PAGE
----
These considerations will be most useful from a design-strategy standpoint:

As you study your audience during this nonprofit graphic design step, keep these four engagement considerations in mind.

  • Type: This refers to the way(s) supporters interact with your nonprofit, such as giving monetary gifts, in-kind gifts, volunteering, etc.
  • Recency: This indicates when they made their last contribution or attended their last event.
  • Frequency: This metric refers to how often supporters donate or volunteer.
  • Amount: This illustrates how much money they give each time, or how much total time they’ve spent volunteering and attending events.
  • Motivation: This information highlights why they’re involved with your organization (for example, a personal connection to your cause).

Engagement analytics can also help you prioritize certain groups within your audience to boost retention rates. After all, retaining your current supporters is more cost-effective for day-to-day operations than attracting new ones.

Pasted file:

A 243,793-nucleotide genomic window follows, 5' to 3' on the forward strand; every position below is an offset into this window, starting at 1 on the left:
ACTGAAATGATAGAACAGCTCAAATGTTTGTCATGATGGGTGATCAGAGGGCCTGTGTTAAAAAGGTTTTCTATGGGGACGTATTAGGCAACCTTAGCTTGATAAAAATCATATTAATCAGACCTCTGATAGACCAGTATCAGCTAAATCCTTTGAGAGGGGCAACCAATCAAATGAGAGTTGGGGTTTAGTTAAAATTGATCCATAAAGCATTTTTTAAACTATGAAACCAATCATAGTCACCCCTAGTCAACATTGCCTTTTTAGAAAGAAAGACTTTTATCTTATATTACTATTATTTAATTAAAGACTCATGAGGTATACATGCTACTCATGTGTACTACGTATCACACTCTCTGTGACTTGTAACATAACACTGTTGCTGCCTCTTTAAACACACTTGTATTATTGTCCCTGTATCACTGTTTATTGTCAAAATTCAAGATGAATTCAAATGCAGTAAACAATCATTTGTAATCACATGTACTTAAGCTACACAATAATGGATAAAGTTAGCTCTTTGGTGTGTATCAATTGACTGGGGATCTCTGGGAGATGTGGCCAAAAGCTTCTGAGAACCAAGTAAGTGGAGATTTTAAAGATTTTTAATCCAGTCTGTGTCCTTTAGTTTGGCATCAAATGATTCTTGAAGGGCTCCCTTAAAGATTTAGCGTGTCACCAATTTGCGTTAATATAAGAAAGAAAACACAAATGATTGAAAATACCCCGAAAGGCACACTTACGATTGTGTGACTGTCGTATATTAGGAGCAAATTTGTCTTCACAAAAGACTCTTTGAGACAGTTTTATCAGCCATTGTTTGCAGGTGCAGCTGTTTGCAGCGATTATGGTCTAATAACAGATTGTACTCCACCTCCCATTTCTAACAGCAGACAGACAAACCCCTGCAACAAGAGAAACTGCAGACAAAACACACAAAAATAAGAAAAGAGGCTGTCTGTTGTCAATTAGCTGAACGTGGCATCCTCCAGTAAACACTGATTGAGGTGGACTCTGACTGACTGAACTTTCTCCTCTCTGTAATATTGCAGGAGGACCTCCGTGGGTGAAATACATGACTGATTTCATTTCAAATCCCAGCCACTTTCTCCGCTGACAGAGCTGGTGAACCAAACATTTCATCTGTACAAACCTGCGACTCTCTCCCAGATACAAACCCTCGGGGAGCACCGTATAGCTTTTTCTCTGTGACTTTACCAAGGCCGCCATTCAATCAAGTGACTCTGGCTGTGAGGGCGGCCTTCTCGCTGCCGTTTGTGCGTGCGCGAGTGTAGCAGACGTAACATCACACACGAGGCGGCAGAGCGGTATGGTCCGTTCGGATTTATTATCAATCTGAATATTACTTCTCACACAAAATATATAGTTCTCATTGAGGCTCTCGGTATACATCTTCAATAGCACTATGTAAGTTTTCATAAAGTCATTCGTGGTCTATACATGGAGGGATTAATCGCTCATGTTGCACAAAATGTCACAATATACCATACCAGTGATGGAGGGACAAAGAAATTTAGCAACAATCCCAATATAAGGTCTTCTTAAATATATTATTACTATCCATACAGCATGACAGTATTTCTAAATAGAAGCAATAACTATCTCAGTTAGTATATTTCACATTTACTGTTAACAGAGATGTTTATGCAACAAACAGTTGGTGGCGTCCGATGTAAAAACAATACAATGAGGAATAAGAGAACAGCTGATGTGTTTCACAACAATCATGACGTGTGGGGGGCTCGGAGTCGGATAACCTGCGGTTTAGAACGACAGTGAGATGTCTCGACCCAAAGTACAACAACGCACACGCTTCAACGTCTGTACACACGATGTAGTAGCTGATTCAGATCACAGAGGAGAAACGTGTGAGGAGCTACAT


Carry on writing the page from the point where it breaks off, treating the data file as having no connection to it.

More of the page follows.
Decide which set of engagement data is most important to your graphic design strategy based on your nonprofit’s current goals. If you want to increase the frequency of the donations, for example, highlight the benefits of becoming a monthly donor in your designs.

Supporter Segmentation

When you combine demographic and past engagement data, you can start segmenting your supporter base.

supporter segment is a group of people who interact with your nonprofit and share characteristics. Your segments may include a group of long-term major donors who are likely older, wealthy, and educated. Another segment might be made up of volunteers acquired through social media who are younger and have fewer means to donate at this point.